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Picture of yam farmers selling bad quality yam roots

YIIFSWA facilitates a second farmer exchange visit to Illushi seed yam market

The foremost constraint of yam farmers is the unavailability and affordability of quality seed tubers.

To promote seed yam production and commercialization in Ghana and Nigeria, the Yam Improvement for Income and Food Security in West Africa (YIIFSWA) project facilitated its second farmer exchange visit to illushi seed yam market in Edo state on 14 April. The first visit was during the production season. This second visit focused on the marketing season and provided yam farmers and extension agents from Ghana and Nigeria the opportunity to see the vibrancy of the Illushi seed yam market and engage with local traders on seed yam production and commercialization.

Picture of yam farmers selling bad quality yam roots

Yam farmers selling bad quality yam roots.

The one-day visit began with a short opening forum followed by interaction with traders at the market. The visiting farmers were sensitized on production and marketing procedures as well as on the profitability of seed yam commercialization.

Illustrating the profitability of seed yam, Mr Amos, a seasoned producer and trader said: “Seed yam is a very profitable business. Last year I planted two hectares of seed yam with a production cost of around N500,000 (~$2,500). I have sold almost all the seeds I intended to sell for about N950,000. I recovered my cost of production and made a profit of N450, 000 (~$2,250). In addition, I have reserved enough seed to plant the next crop.”

During the market tour, the visiting farmers noticed that traders sold seed tubers sorted by size and variety. The best tubers were well-shaped weighing about 500 g or more and sold for N40,000–N60,000 ($200–300) per set of 400. The lowest grade in terms of size weighing 20–50 g are sold for about N4000–N6,000 ($20-–30).

Commenting on the seed sizes at the market, a farmer from Salaga, Ghana, said: “It was surprising to find seed tubers as small as stones in the market; we usually give them to our children to play with or roast and eat because we consider them to be of no value. But in this market every size has value. A trader was selling them for N8000! ($400 per 400 tubers).”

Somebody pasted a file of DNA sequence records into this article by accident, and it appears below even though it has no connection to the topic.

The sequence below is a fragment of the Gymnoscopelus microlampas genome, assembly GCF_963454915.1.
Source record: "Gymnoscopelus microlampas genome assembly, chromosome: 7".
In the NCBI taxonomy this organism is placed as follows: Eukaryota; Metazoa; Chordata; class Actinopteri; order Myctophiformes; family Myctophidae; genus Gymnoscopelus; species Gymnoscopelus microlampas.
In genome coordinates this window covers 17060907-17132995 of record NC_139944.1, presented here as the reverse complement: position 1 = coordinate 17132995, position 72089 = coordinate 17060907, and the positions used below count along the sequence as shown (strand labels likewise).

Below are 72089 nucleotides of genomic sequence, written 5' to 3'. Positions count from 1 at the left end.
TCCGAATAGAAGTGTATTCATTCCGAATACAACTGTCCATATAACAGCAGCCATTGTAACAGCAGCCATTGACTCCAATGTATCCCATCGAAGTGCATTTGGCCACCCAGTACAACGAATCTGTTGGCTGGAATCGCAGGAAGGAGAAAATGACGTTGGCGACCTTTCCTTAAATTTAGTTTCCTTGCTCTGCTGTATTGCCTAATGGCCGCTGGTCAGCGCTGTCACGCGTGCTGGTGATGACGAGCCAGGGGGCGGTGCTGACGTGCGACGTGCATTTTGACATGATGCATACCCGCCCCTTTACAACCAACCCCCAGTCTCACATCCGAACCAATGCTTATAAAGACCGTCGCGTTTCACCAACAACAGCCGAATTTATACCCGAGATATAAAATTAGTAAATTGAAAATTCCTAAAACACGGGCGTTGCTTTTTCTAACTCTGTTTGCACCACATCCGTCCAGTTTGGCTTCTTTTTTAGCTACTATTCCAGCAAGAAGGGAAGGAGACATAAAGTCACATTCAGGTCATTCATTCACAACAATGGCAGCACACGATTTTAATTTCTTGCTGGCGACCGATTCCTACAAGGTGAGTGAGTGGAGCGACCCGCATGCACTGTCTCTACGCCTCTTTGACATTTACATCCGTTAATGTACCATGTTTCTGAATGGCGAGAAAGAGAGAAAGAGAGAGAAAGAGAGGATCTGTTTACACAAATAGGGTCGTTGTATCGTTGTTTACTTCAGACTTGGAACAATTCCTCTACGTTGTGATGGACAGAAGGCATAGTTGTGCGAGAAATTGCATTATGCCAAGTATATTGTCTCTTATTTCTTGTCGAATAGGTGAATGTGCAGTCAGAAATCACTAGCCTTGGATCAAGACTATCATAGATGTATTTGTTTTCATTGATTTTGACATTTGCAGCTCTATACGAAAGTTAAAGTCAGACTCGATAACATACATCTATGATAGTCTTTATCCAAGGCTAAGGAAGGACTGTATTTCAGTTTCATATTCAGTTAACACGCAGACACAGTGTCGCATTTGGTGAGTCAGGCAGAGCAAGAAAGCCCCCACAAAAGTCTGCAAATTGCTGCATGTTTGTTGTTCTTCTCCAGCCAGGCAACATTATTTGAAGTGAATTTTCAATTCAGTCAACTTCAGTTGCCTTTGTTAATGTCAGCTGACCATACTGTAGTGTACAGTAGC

Some of the visiting farmers were from communities where the production of small sized tubers is ridiculed and the sale of seed yam in their community markets prohibited by tradition. A farmer from the northern part of the yam belt of Nigeria, opined that yam is revered as a symbol of fertility and wealth in his community, therefore the size of yam tubers matters to the producers. A farmer who produces small tuber is subject to ridicule and is not considered as a real farmer.

The farmers from Salaga, Northern Ghana, attested that the sale of seed yam in the marketplace was not encouraged in their community. Farmers were also discouraged from buying seed tubers from markets because they believe that buying seed tubers from the market translates to buying another man’s ‘bad luck’.

According to Yam Seed System Specialist Beatrice Aighewi, “There is some truth in the misconception as seed tubers sold in markets are often of poor quality. Where mostly farmer-saved seed is used, farmers select the best out of their harvest to plant their field and the left-over which is sold is usually of lower quality, and will result in poor yields. Farmers who buy such seed tubers are disgruntled when they don’t get value for money, hence the misconception. We are trying to correct this by sensitizing farmers on using the minisett technique for quality seed production and the viability of seed yam marketing to address smallholder farmers’ access to seed yam.

“This exchange visit was organized because we recognize the fact that farmers learn best from each other. Illushi seed market is one of its kind; there is no other market in the region that is dedicated to seed yam marketing, and nothing but seed yam is sold at the market. Bringing farmers to Illushi to see the market and interact with traders helps to promote the production and commercialization of good quality seed yam.”

The YIIFSWA Country Manager in Ghana, Dr Haruna Braimah, implored the farmers from Ghana to note the important role played by women who were the majority of traders at the market. He said in some communities, it is forbidden for women to handle seed yam.

Enthused by what they saw, the visiting farmers pledged to try out seed production using the minisett technique in their various communities this coming season and at marketing their produce. Speaking on the impact that YIIFSWA has made in his life, Mr Joy Ogunbiyi from Igbeti, Oyo State said, “YIIFSWA has changed my life for good. When YIIFSWA came to my community, I was skeptical of their intervention and I wasn’t interested in yam farming. I was invited for the yam open day at IITA, Ibadan, and from there my interest in cultivating yam grew. Last year I also attended the first farmer exchange visit to Illushi, Idah, and Abuja. We visited the field of a woman who started her yam farm by cutting and reserving for planting all the head portions of yam tubers that she used to prepare meals for her family. Now she has about two hectares of yam which would not have been possible due to the high cost of seed yam.

“I instructed my wife to set aside every head of yam tuber she prepares for food. I have planted about 3000 heaps today. Because of my interest in yam production, I have been selected to represent yam farmers at the commodity board in Oyo State, and I am confident that I can do the job with the knowledge that YIIFSWA has given me. For that I can only say thank you, YIIFSWA.”

bulletin no. 2322yamYIIFSWA

Communication Office • 25th April 2016


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